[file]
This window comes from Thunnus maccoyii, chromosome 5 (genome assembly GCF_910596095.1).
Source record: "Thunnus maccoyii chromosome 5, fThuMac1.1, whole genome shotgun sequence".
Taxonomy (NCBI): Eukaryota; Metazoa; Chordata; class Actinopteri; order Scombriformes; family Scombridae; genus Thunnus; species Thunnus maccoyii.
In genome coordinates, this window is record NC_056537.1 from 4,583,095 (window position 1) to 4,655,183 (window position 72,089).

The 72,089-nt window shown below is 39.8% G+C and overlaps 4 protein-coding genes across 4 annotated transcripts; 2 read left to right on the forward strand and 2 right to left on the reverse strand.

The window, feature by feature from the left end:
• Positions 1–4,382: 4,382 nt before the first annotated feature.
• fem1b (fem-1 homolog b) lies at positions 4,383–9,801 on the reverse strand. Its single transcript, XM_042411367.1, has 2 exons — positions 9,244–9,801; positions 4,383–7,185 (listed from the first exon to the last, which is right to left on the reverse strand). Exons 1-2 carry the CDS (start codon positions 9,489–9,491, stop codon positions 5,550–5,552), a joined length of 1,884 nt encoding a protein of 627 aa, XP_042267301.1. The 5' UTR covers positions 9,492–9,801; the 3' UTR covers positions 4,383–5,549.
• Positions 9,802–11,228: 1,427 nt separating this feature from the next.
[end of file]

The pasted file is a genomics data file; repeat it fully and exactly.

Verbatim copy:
This window comes from Thunnus maccoyii, chromosome 5 (genome assembly GCF_910596095.1).
Source record: "Thunnus maccoyii chromosome 5, fThuMac1.1, whole genome shotgun sequence".
Taxonomy (NCBI): Eukaryota; Metazoa; Chordata; class Actinopteri; order Scombriformes; family Scombridae; genus Thunnus; species Thunnus maccoyii.
In genome coordinates, this window is record NC_056537.1 from 4,583,095 (window position 1) to 4,655,183 (window position 72,089).

The 72,089-nt window shown below is 39.8% G+C and overlaps 4 protein-coding genes across 4 annotated transcripts; 2 read left to right on the forward strand and 2 right to left on the reverse strand.

The window, feature by feature from the left end:
• Positions 1–4,382: 4,382 nt before the first annotated feature.
• fem1b (fem-1 homolog b) lies at positions 4,383–9,801 on the reverse strand. Its single transcript, XM_042411367.1, has 2 exons — positions 9,244–9,801; positions 4,383–7,185 (listed from the first exon to the last, which is right to left on the reverse strand). Exons 1-2 carry the CDS (start codon positions 9,489–9,491, stop codon positions 5,550–5,552), a joined length of 1,884 nt encoding a protein of 627 aa, XP_042267301.1. The 5' UTR covers positions 9,492–9,801; the 3' UTR covers positions 4,383–5,549.
• Positions 9,802–11,228: 1,427 nt separating this feature from the next.